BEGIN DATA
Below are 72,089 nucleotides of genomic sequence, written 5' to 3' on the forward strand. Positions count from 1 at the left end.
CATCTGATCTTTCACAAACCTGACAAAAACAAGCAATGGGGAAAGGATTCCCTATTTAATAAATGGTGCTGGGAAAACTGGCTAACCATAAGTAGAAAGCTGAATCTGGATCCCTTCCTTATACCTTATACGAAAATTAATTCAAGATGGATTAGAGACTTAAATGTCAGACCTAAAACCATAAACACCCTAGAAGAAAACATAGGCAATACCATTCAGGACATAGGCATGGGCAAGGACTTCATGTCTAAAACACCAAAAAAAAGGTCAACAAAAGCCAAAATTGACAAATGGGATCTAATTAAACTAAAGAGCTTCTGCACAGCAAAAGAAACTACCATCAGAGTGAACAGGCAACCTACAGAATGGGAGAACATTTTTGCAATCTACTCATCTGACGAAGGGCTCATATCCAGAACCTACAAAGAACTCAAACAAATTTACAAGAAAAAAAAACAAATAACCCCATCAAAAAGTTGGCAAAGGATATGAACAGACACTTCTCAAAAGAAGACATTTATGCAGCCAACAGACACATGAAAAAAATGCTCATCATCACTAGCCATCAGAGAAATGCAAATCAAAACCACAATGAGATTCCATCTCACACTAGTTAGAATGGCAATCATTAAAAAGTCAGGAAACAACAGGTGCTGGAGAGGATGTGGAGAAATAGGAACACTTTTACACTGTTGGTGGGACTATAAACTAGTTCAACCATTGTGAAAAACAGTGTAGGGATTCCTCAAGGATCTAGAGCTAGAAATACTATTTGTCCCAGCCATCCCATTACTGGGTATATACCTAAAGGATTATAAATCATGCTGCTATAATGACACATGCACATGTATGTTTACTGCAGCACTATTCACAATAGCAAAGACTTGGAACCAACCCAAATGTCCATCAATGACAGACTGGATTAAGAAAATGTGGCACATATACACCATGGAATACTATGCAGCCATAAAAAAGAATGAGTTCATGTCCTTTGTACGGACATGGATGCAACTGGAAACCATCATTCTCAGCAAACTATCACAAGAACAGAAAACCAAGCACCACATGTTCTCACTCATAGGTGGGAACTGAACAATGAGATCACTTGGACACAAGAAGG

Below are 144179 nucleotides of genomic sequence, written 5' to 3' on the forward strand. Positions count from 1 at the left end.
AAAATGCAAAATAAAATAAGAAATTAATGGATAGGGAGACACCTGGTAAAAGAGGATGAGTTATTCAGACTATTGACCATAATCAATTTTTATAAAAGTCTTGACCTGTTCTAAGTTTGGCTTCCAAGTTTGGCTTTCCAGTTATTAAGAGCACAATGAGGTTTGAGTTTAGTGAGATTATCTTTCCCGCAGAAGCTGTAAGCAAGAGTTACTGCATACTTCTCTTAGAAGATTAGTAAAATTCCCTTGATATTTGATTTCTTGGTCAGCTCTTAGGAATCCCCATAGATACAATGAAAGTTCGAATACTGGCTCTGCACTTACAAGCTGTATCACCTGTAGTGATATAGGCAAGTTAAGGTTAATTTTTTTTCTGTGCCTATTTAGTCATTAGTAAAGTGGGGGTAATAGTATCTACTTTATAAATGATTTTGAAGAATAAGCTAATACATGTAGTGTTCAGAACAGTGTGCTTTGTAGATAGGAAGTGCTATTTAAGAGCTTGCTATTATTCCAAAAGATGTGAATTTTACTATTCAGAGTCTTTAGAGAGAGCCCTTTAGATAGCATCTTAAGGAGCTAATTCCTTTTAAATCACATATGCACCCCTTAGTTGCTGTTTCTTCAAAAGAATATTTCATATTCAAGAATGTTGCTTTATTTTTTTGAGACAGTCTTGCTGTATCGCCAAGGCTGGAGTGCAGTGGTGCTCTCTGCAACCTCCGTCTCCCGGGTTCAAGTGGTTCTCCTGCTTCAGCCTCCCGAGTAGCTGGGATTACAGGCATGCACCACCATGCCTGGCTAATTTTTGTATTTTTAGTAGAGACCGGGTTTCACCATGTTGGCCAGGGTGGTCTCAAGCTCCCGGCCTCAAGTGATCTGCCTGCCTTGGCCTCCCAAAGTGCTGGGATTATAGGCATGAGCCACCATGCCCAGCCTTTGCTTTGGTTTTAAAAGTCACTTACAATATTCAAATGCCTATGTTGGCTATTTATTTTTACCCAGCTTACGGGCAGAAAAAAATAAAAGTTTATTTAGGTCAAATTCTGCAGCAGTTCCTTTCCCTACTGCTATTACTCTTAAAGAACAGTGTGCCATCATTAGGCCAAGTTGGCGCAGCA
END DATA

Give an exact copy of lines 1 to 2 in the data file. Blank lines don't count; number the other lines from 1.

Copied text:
Below are 72,089 nucleotides of genomic sequence, written 5' to 3' on the forward strand. Positions count from 1 at the left end.
CATCTGATCTTTCACAAACCTGACAAAAACAAGCAATGGGGAAAGGATTCCCTATTTAATAAATGGTGCTGGGAAAACTGGCTAACCATAAGTAGAAAGCTGAATCTGGATCCCTTCCTTATACCTTATACGAAAATTAATTCAAGATGGATTAGAGACTTAAATGTCAGACCTAAAACCATAAACACCCTAGAAGAAAACATAGGCAATACCATTCAGGACATAGGCATGGGCAAGGACTTCATGTCTAAAACACCAAAAAAAAGGTCAACAAAAGCCAAAATTGACAAATGGGATCTAATTAAACTAAAGAGCTTCTGCACAGCAAAAGAAACTACCATCAGAGTGAACAGGCAACCTACAGAATGGGAGAACATTTTTGCAATCTACTCATCTGACGAAGGGCTCATATCCAGAACCTACAAAGAACTCAAACAAATTTACAAGAAAAAAAAACAAATAACCCCATCAAAAAGTTGGCAAAGGATATGAACAGACACTTCTCAAAAGAAGACATTTATGCAGCCAACAGACACATGAAAAAAATGCTCATCATCACTAGCCATCAGAGAAATGCAAATCAAAACCACAATGAGATTCCATCTCACACTAGTTAGAATGGCAATCATTAAAAAGTCAGGAAACAACAGGTGCTGGAGAGGATGTGGAGAAATAGGAACACTTTTACACTGTTGGTGGGACTATAAACTAGTTCAACCATTGTGAAAAACAGTGTAGGGATTCCTCAAGGATCTAGAGCTAGAAATACTATTTGTCCCAGCCATCCCATTACTGGGTATATACCTAAAGGATTATAAATCATGCTGCTATAATGACACATGCACATGTATGTTTACTGCAGCACTATTCACAATAGCAAAGACTTGGAACCAACCCAAATGTCCATCAATGACAGACTGGATTAAGAAAATGTGGCACATATACACCATGGAATACTATGCAGCCATAAAAAAGAATGAGTTCATGTCCTTTGTACGGACATGGATGCAACTGGAAACCATCATTCTCAGCAAACTATCACAAGAACAGAAAACCAAGCACCACATGTTCTCACTCATAGGTGGGAACTGAACAATGAGATCACTTGGACACAAGAAGG